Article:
He coughed, shook his head, gasped. She knelt, watching him closely, then pushed on his ribs as his breathing seemed to stop; she could feel the heart flutter beneath her hand. He wheezed, then began breathing regularly, gurgling a little. She pulled him a little away from the cow and sat back on her heels, breathing hard. The cow was inert, blood running from her and pooling on the hay. Lucy sighed, wiped the slime on her pant legs and stood up.
You should have thought of this when that bull made his move, honey. You have to make some decisions for yourself.
She cranked the calf puller back down, so it would be ready for its next use, and replaced it. Then she picked up the chains and handle, dunked them in a bucket of water and disinfectant and hung them on the wall.
Got to change that water tomorrow.
The cow still lay unmoving, except for the slow heave of her breathing.
Damn it, get up.
She kicked the cow in the flank once; twice.
Get up, damn it. You aren’t through. You have responsibilities and it’s snowing. Get at it.
The cow groaned, stumbled to her feet, and turned around with the afterbirth hanging out of her. She sniffed the calf suspiciously, then grumbled a little in her throat. The afterbirth plopped to the ground. The calf’s white head was up, his black body slick and shining in the light. She began to lick him, throwing the little body from side to side with the force of her tongue. His ears began to stand up, and he shook his head repeatedly, throwing mucus out of his nose. Lucy stood in the light a minute, then patted the heifer on the flank.
Guess you’re all right. Take care of him.
The cow turned away from the calf and began to eat the afterbirth, her long tongue wrapping around it, drawing it up into her mouth along with bits of straw. The calf was trying to get up, pushing his long legs out in front of him, the soft yellow hooves shining in the light.
Another live one, and he wouldn’t have been if I hadn’t gotten up. Probably have lost her too.
Lucy put on her coat, picked up the flashlight, turned out the light, stepped out to darkness and whirling snow. She turned when she came out of the barn, and went into the corral, where the other twelve heifers lay in white bundles, blinking at the light and the snowflakes in their eyelashes.
Well, maybe the others are bedded down like this, and there won’t be any trouble. Maybe it’s just a flurry and will stop soon. Anyway, I can’t get the others in tonight.
She looked at each of them, shining the light at each end of each heifer. One stood up, stretched, looked at her and then lay down again in the black spot her body had kept from snow.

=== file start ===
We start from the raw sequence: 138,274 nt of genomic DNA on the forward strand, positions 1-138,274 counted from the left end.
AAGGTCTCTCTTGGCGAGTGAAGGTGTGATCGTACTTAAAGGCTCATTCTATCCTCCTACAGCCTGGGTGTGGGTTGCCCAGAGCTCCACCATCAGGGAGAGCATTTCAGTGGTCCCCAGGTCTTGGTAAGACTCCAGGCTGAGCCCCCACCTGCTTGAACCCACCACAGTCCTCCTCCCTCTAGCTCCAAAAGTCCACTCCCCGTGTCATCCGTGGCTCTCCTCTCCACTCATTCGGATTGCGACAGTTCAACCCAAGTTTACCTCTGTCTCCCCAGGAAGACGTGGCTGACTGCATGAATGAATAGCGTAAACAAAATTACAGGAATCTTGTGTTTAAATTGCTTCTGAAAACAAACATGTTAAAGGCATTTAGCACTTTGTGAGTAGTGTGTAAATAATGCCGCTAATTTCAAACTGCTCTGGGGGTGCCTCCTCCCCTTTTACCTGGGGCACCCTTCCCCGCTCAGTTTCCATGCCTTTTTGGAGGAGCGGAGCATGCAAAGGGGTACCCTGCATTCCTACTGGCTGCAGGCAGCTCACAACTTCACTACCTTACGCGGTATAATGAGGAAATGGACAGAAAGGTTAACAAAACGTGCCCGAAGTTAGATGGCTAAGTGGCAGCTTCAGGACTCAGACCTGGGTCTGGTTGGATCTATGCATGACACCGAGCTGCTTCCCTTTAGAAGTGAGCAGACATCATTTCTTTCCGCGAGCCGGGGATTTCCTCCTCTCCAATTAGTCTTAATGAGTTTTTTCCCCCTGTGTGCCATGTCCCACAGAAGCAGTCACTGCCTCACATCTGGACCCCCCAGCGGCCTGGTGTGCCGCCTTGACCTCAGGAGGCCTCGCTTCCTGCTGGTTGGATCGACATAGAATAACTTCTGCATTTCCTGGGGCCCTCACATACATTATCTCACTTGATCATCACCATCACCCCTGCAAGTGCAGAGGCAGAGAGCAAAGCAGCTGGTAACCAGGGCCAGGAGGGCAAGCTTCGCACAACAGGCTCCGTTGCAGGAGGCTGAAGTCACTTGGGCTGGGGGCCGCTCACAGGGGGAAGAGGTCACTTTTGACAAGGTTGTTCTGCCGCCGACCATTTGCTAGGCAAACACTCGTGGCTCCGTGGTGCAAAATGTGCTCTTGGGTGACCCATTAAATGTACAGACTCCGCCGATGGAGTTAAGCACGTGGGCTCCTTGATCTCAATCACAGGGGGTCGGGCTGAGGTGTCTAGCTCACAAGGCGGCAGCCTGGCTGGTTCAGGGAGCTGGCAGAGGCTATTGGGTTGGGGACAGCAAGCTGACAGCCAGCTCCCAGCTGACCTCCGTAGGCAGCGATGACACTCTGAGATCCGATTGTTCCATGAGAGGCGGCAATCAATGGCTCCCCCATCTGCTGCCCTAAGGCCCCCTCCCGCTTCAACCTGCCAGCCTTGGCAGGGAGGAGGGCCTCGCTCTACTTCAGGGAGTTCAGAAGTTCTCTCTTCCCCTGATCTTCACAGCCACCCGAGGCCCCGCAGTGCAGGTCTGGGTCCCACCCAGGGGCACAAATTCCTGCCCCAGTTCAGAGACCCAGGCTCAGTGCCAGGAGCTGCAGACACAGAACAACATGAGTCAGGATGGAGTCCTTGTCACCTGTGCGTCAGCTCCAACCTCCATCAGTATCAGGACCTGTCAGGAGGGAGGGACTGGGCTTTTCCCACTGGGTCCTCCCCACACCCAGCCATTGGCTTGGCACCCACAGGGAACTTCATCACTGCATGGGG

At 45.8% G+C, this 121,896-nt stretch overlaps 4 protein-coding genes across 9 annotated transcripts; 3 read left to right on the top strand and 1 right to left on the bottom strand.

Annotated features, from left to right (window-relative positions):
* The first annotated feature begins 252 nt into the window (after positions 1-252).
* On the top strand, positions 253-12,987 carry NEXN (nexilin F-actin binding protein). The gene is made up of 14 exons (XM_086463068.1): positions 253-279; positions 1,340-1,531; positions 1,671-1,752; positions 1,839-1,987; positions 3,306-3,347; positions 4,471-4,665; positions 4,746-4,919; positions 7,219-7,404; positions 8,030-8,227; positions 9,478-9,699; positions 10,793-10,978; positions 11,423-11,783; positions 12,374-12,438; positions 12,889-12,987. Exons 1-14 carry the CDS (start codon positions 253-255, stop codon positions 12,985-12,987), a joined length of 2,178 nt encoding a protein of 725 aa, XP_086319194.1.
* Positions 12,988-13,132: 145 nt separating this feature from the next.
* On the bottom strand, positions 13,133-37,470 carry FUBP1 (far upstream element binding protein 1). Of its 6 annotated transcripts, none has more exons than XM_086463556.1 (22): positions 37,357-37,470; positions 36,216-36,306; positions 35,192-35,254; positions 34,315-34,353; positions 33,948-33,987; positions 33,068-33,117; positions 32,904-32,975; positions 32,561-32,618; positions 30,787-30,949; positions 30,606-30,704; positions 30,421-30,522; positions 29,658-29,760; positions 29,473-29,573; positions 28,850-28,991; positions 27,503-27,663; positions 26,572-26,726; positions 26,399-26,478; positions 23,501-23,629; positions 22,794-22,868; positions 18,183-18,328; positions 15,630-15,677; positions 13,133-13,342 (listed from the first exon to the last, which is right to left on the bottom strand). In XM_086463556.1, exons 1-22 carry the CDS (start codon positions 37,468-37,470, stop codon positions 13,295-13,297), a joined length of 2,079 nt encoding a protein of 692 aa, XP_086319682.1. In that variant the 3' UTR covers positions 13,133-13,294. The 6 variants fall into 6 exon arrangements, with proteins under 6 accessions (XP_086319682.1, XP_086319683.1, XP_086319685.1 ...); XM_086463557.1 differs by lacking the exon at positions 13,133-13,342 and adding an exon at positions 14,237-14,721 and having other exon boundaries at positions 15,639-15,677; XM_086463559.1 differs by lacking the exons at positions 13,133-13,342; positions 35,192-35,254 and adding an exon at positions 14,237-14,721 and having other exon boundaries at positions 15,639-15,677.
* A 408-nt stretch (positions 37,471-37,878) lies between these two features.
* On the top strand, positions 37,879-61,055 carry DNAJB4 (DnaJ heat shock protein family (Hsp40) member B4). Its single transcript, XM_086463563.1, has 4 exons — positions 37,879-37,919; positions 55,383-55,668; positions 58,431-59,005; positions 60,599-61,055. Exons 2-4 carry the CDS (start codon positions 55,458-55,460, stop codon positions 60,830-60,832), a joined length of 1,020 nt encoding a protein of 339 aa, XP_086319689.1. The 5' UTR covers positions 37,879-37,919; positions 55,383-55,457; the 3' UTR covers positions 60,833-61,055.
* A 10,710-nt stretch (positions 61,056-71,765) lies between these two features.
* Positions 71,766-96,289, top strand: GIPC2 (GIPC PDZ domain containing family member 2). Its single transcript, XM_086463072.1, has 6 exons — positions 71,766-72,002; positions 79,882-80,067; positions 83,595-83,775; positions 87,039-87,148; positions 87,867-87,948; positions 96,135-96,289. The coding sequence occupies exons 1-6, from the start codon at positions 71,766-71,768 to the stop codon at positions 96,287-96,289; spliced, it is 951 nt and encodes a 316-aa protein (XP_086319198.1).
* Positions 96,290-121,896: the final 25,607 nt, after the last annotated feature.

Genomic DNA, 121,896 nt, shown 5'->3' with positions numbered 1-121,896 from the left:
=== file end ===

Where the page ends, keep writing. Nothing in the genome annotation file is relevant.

All quiet. Well, ladies, why don’t you let me sleep until six?
Once inside, she hung up the coat, and kicked the boots against the wall, then pulled off her jeans. She hung them over a chair, and padded down to the bathroom, and turned on the hot water, staring at herself in the mirror.
Dad always said ‘Don’t count the dead ones.’ He said a lot of things, but I wonder what he’d say about this? He was proud of my being a teacher; he knew I couldn’t teach and run the ranch too. Too bad he didn’t have a son. They’d probably have fought. Too bad I couldn’t find a husband who liked ranching, instead of one who just liked other women.
When the water was almost scalding, she scrubbed her hands hard with Lava soap. She washed her face, too; dried it on the towel.
I look like a hag, older than thirty‑four. Maybe it’s the light.
She left the shirt on the trunk and slid in under the quilt, moving the sleeping cat over a few inches. The cat raised her head and murmured, then curled up again. Lucy set the alarm for six, and lay back, willing herself to relax.
It could go on like this until you’re eighty, like your grandmother, struggling with these cows. You could grow to hate spring’s rebirth while you lie here barren, yet getting tied closer and closer to this land, being responsible for it. Is it worth it? What are you going to do?
In the dark barn, the calf struggled to his feet and found a teat, began to nurse. His tail flopped back and forth in rhythm, and his mother turned and licked his back and murmured to him. In the pasture, the wind howled, piling snow around cows with baby calves nestled against their bellies, sheltered.
Going to be busy tomorrow; check all the calves, make sure everything’s sucking, get feed out. Hope the truck will start. Hope this doesn’t kill the blackbirds and meadowlarks.
The cat stood up, stretched, and curled up beside her ear, purring. Lucy smiled in her sleep.
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(c) 1979, reprinted 2015 Linda M. Hasselstrom